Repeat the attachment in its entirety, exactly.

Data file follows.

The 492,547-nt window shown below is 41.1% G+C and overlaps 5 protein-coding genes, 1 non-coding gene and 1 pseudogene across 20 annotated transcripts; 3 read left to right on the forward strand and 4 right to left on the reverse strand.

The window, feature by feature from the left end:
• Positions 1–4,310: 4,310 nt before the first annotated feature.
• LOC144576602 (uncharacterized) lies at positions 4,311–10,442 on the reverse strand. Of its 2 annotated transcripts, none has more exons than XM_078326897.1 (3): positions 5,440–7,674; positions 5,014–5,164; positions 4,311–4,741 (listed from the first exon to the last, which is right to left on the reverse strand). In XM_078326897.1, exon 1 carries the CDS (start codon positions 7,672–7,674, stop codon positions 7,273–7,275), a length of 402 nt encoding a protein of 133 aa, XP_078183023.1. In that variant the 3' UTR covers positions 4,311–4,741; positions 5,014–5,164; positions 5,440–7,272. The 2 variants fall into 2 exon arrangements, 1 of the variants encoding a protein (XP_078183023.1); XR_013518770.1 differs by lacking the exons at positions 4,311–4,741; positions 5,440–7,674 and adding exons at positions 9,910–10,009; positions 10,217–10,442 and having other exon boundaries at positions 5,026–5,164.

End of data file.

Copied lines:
The 492,547-nt window shown below is 41.1% G+C and overlaps 5 protein-coding genes, 1 non-coding gene and 1 pseudogene across 20 annotated transcripts; 3 read left to right on the forward strand and 4 right to left on the reverse strand.

The window, feature by feature from the left end:
• Positions 1–4,310: 4,310 nt before the first annotated feature.
• LOC144576602 (uncharacterized) lies at positions 4,311–10,442 on the reverse strand. Of its 2 annotated transcripts, none has more exons than XM_078326897.1 (3): positions 5,440–7,674; positions 5,014–5,164; positions 4,311–4,741 (listed from the first exon to the last, which is right to left on the reverse strand). In XM_078326897.1, exon 1 carries the CDS (start codon positions 7,672–7,674, stop codon positions 7,273–7,275), a length of 402 nt encoding a protein of 133 aa, XP_078183023.1. In that variant the 3' UTR covers positions 4,311–4,741; positions 5,014–5,164; positions 5,440–7,272. The 2 variants fall into 2 exon arrangements, 1 of the variants encoding a protein (XP_078183023.1); XR_013518770.1 differs by lacking the exons at positions 4,311–4,741; positions 5,440–7,674 and adding exons at positions 9,910–10,009; positions 10,217–10,442 and having other exon boundaries at positions 5,026–5,164.